November 23, 2011
Feds urged to tackle child poverty
By Jessica Murphy, Parliamentary Bureau
OTTAWA – Child poverty has dropped 20% in the last 20 years, but remains a persistent problem in Canada, with one in 10 kids in families struggling to make ends meet.
Campaign 2000, a network of Canadian community organizations, published the statistics Wednesday in an annual report that tracks child poverty in this country.
Gunnar Sewell, a spokesman for the group, said the good news was that the child poverty rate fell from 11.9% to 9.5% between 1989 and 2009.
But with 639,000 children currently estimated to be living in poverty in Canada, Sewell said there is still work to do.
“This is a problem that needs continued attention. It requires funding,” he said.
On Nov. 23, 1989, a motion to end child poverty in Canada by 2000 passed unanimously in the House of Commons.
The failure successive government to tackle the issue was raised Wednesday in the House, with opposition parties calling on the government to do more to lift Canadian families and children out of poverty.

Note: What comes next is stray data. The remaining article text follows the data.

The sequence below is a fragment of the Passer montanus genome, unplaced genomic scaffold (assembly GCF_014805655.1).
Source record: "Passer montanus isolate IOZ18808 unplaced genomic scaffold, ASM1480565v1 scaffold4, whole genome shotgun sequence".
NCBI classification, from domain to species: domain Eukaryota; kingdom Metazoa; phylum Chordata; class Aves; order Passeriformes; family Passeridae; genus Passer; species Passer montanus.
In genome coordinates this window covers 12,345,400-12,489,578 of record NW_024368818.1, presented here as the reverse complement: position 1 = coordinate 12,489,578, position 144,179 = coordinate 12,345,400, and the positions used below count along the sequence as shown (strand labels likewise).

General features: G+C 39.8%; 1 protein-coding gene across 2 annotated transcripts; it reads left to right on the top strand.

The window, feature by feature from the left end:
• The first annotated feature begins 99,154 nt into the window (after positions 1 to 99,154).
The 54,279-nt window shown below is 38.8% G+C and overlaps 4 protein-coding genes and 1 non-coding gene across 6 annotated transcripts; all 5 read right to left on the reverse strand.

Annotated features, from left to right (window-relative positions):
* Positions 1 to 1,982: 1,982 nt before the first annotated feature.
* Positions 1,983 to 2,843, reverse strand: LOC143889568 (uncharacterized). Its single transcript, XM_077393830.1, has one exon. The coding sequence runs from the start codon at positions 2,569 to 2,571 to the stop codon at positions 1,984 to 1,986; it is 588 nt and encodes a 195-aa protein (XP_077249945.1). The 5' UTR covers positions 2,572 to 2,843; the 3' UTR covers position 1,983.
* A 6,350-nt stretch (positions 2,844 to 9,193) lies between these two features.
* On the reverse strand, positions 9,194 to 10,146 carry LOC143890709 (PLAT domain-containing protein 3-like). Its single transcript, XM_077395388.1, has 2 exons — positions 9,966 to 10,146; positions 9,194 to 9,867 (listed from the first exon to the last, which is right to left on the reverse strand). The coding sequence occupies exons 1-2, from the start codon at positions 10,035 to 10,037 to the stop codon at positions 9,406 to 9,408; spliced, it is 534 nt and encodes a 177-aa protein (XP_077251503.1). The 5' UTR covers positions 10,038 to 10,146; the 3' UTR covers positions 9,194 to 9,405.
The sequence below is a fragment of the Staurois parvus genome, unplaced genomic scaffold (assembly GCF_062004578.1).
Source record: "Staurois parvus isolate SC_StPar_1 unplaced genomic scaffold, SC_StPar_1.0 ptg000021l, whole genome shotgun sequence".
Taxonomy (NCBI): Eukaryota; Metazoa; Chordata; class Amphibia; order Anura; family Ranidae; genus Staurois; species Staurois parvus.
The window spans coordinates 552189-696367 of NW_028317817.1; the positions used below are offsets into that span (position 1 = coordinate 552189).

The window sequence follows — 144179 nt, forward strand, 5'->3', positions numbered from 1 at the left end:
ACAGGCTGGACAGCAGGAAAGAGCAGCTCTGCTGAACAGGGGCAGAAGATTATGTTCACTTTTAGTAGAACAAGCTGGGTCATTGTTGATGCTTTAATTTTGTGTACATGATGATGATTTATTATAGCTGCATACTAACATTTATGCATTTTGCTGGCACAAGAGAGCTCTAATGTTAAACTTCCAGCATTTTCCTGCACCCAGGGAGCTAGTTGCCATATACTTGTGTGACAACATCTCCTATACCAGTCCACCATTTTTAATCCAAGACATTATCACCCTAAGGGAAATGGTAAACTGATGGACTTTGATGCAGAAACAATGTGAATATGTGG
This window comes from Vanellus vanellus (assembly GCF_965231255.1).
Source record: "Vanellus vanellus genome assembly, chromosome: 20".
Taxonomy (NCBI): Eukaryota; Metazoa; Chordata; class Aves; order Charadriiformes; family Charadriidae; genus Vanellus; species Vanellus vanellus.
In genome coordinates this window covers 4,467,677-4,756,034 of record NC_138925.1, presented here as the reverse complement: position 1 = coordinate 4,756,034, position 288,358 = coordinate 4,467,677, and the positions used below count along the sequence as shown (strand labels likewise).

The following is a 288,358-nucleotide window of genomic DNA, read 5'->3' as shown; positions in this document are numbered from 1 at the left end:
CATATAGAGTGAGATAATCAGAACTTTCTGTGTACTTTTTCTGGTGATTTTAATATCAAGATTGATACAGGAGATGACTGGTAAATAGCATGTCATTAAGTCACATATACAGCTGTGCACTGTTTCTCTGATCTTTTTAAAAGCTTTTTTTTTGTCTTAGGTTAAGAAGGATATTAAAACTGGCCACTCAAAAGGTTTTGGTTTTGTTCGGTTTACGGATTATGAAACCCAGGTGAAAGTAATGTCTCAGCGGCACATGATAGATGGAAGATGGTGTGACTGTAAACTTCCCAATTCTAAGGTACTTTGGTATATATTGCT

NDP MP Don Davies called on the Conservatives to implement a national poverty reduction strategy.
“We cannot, we must not, we should not wait any longer,” he told the House.
Human Resources Minister Diane Finley argued the government had taken steps to reduce poverty, citing new child-care benefits and tax credits for families as examples.
Campaign 2000, meanwhile, is calling for a national hike of minimum wage to $11 an hour, a boost to the child benefit for low income families, a pan-Canadian child-care strategy and more affordable housing, among other recommendations.
In a 2007 report, the Organization for Economic Co-operation and Development recommended a combination of job strategies and social benefits as the most effective way of reducing poverty rates.